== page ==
The primary endpoint of TLR at 12 months was similar between EES and SES (4.3% vs. 5.0%, hazard ratio [HR] 0.85, 95% confidence interval [CI] 0.61-1.18, p for noninferiority < 0.0001, p for superiority = 0.34). Target vessel revascularization (TVR) rates were also similar (6.9% vs. 6.9%, p = 0.93). Other endpoints including all-cause mortality (1.9% vs. 2.5%, p = 0.23), MI (3% vs. 3.5%, p = 0.42), and definite/probable stent thrombosis (0.32% vs. 0.38%, p = 0.77) were also similar.

In the subset of patients undergoing angiographic follow-up, in-segment late loss at 8 months was similar (0.06 mm vs. 0.02 mm, p for noninferiority < 0.0001, p for superiority = 0.24).

Seven-year results: TLR for EES vs. SES: 10.2% vs. 11.7%, p = 0.24, death: 16.8% vs. 18.5%, p = 0.27, death or MI: 20.6% vs. 23.6%, p = 0.06, definite stent thrombosis: 0.9% vs. 1.0%, p = 0.82, target-lesion failure (cardiac death, TV-MI, clinically driven TLR): 13.3% vs. 18.1%, p = 0.001. No differential effect for TLR was noted for insulin-dependent diabetes mellitus (IDDM) at 7 years.


The results of the current trial indicate that in Japanese patients undergoing PCI for mostly stable angina, EES is noninferior to SES for TLR at 12 months, with no difference in clinical endpoints, including stent thrombosis. This was maintained at 7 years of follow-up. Stent thrombosis rates at 7 years were extremely low with both stents (approximately 1%). An initial difference was noted in IDDM patients at 12 months, but this was not maintained at 7 years.

These results, while interesting, are somewhat moot, since the production of Cypher DES was discontinued in the United States. Further stent trials/registries should also focus on PCI in high-risk patients and complex lesions to provide a better understanding of the choice of one stent versus another for various scenarios.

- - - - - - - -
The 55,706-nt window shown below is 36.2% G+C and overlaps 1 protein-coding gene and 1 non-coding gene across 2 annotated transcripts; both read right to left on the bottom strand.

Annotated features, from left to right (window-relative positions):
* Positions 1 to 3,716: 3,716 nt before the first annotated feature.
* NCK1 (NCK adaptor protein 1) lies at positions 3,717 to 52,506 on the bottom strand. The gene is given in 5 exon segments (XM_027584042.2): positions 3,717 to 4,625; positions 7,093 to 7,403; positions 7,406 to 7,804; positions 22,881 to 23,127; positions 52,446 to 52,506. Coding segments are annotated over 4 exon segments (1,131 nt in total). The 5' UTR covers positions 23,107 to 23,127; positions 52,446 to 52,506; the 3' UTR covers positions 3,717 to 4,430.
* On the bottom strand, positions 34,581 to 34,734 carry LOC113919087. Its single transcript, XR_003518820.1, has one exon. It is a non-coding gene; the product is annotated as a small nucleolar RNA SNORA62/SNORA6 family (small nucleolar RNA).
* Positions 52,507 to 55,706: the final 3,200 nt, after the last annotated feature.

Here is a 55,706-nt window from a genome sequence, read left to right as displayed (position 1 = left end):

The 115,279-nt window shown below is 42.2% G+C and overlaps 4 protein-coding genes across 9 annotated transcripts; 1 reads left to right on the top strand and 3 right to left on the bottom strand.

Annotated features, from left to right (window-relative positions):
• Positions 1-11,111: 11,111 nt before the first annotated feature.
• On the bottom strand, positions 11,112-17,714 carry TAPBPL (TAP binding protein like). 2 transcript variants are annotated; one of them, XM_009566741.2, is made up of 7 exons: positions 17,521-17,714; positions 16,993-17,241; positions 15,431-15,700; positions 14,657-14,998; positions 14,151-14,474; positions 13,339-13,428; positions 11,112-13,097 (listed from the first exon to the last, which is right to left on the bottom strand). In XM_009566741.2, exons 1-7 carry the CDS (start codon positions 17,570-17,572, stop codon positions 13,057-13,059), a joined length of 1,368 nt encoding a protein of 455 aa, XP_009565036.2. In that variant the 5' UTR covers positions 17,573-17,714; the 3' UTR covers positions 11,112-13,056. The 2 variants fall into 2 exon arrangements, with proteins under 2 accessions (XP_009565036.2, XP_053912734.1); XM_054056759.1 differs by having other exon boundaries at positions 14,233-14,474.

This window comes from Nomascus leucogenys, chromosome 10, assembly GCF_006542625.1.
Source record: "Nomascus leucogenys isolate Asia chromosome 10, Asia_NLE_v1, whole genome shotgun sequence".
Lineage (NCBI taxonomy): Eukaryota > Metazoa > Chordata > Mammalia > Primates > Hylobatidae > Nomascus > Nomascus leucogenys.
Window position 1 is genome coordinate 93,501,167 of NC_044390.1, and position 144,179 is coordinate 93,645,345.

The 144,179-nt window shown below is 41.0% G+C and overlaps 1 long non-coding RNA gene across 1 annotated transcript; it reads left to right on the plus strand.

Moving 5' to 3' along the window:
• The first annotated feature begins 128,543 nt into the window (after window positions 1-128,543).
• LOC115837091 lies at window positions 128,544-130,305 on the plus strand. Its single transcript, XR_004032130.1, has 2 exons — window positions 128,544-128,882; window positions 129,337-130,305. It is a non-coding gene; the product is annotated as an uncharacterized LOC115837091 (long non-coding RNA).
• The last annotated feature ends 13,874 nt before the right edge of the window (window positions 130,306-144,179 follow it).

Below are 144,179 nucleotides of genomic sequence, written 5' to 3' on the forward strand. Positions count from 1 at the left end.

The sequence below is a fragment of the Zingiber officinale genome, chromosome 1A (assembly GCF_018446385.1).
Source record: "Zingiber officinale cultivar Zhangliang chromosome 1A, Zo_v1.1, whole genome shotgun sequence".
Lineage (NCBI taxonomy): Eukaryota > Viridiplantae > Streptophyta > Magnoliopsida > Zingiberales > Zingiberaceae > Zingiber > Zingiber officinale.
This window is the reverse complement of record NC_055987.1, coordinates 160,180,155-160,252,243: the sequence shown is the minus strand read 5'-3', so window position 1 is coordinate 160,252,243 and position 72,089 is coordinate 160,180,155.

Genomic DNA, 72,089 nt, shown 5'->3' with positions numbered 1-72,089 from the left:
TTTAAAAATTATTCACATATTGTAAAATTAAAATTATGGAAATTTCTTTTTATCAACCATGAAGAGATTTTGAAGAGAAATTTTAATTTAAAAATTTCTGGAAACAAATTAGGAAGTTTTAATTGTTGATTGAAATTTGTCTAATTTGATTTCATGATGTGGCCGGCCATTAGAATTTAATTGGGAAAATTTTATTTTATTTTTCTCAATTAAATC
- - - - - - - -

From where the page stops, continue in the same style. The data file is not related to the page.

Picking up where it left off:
Shiomi H, Kozuma K, Morimoto T, et al. 7-Year Outcomes of a Randomized Trial Comparing the First-Generation Sirolimus-Eluting Stent Versus the New-Generation Everolimus-Eluting Stent: The RESET Trial. JACC Cardiovasc Interv 2019;12:637-47.

Editorial Comment: Onuma Y, Kogame N, Serruys PW. Unconfirmed Very Long-Term Clinical Benefit of Xience Over Cypher: Should We Reset Our Vision? JACC Cardiovasc Interv 2019;12:648-50.

Presented by Dr. Hiroki Shiomi at the Transcatheter Cardiovascular Therapeutics meeting (TCT 2018), San Diego, CA, September 25, 2018.

Kimura T, Morimoto T, Natsuaki M, et al. Comparison of Everolimus-Eluting and Sirolimus-Eluting Coronary Stents: 1-Year Outcomes From the Randomized Evaluation of Sirolimus-Eluting Versus Everolimus-Eluting Stent Trial (RESET). Circulation 2012;126:1225-36.

Presented by Dr. Takeshi Kimura at the European Society of Cardiology Congress, Paris, France, August 2011.

Keywords: Coronary Artery Disease, Myocardial Infarction, Stroke, Pyridinolcarbamate, Angina, Stable, Drug-Eluting Stents, Sirolimus, Percutaneous Coronary Intervention, Paclitaxel, Registries, Thrombosis, Saphenous Vein, Coronary Artery Bypass, Diabetes Mellitus, TCT18, Transcatheter Cardiovascular Therapeutics